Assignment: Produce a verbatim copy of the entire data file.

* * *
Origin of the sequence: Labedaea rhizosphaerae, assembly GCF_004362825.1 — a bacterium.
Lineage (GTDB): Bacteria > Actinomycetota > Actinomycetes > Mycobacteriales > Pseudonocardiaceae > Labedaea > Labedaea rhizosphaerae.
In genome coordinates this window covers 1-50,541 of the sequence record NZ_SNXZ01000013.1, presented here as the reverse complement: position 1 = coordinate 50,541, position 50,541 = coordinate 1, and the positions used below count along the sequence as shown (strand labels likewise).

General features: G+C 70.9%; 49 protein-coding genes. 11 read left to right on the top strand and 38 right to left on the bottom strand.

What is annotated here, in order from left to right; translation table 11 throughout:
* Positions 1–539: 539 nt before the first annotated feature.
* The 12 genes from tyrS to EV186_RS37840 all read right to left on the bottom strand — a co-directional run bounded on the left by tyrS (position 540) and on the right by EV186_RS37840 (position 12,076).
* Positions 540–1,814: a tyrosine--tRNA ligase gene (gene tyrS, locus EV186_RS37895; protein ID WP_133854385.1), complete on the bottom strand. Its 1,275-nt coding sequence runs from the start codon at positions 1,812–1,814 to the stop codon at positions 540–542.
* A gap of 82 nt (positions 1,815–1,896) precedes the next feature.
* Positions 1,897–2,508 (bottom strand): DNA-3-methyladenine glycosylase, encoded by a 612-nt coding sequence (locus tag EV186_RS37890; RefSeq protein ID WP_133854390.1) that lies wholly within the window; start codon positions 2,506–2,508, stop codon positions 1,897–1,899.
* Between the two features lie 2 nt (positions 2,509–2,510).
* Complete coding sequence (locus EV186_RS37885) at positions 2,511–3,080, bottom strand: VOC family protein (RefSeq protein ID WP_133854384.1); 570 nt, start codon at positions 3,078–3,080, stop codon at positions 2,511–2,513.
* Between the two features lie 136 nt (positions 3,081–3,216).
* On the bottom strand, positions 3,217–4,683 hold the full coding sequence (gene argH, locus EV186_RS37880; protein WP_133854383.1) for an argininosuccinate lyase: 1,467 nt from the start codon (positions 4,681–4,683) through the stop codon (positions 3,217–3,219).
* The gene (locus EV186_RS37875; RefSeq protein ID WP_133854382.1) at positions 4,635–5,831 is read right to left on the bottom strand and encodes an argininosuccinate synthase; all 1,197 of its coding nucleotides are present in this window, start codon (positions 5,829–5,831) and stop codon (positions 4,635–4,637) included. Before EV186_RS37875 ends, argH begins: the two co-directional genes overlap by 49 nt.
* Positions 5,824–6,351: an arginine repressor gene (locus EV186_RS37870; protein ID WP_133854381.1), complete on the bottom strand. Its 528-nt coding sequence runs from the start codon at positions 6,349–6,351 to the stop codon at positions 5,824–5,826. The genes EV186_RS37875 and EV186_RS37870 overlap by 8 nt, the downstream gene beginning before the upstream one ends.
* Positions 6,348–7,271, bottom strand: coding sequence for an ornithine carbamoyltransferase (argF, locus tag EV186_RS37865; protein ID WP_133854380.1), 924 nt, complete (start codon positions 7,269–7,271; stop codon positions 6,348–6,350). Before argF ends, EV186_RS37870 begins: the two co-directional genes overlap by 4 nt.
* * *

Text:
Origin of the sequence: Labedaea rhizosphaerae, assembly GCF_004362825.1 — a bacterium.
Lineage (GTDB): Bacteria > Actinomycetota > Actinomycetes > Mycobacteriales > Pseudonocardiaceae > Labedaea > Labedaea rhizosphaerae.
In genome coordinates this window covers 1-50,541 of the sequence record NZ_SNXZ01000013.1, presented here as the reverse complement: position 1 = coordinate 50,541, position 50,541 = coordinate 1, and the positions used below count along the sequence as shown (strand labels likewise).

General features: G+C 70.9%; 49 protein-coding genes. 11 read left to right on the top strand and 38 right to left on the bottom strand.

What is annotated here, in order from left to right; translation table 11 throughout:
* Positions 1–539: 539 nt before the first annotated feature.
* The 12 genes from tyrS to EV186_RS37840 all read right to left on the bottom strand — a co-directional run bounded on the left by tyrS (position 540) and on the right by EV186_RS37840 (position 12,076).
* Positions 540–1,814: a tyrosine--tRNA ligase gene (gene tyrS, locus EV186_RS37895; protein ID WP_133854385.1), complete on the bottom strand. Its 1,275-nt coding sequence runs from the start codon at positions 1,812–1,814 to the stop codon at positions 540–542.
* A gap of 82 nt (positions 1,815–1,896) precedes the next feature.
* Positions 1,897–2,508 (bottom strand): DNA-3-methyladenine glycosylase, encoded by a 612-nt coding sequence (locus tag EV186_RS37890; RefSeq protein ID WP_133854390.1) that lies wholly within the window; start codon positions 2,506–2,508, stop codon positions 1,897–1,899.
* Between the two features lie 2 nt (positions 2,509–2,510).
* Complete coding sequence (locus EV186_RS37885) at positions 2,511–3,080, bottom strand: VOC family protein (RefSeq protein ID WP_133854384.1); 570 nt, start codon at positions 3,078–3,080, stop codon at positions 2,511–2,513.
* Between the two features lie 136 nt (positions 3,081–3,216).
* On the bottom strand, positions 3,217–4,683 hold the full coding sequence (gene argH, locus EV186_RS37880; protein WP_133854383.1) for an argininosuccinate lyase: 1,467 nt from the start codon (positions 4,681–4,683) through the stop codon (positions 3,217–3,219).
* The gene (locus EV186_RS37875; RefSeq protein ID WP_133854382.1) at positions 4,635–5,831 is read right to left on the bottom strand and encodes an argininosuccinate synthase; all 1,197 of its coding nucleotides are present in this window, start codon (positions 5,829–5,831) and stop codon (positions 4,635–4,637) included. Before EV186_RS37875 ends, argH begins: the two co-directional genes overlap by 49 nt.
* Positions 5,824–6,351: an arginine repressor gene (locus EV186_RS37870; protein ID WP_133854381.1), complete on the bottom strand. Its 528-nt coding sequence runs from the start codon at positions 6,349–6,351 to the stop codon at positions 5,824–5,826. The genes EV186_RS37875 and EV186_RS37870 overlap by 8 nt, the downstream gene beginning before the upstream one ends.
* Positions 6,348–7,271, bottom strand: coding sequence for an ornithine carbamoyltransferase (argF, locus tag EV186_RS37865; protein ID WP_133854380.1), 924 nt, complete (start codon positions 7,269–7,271; stop codon positions 6,348–6,350). Before argF ends, EV186_RS37870 begins: the two co-directional genes overlap by 4 nt.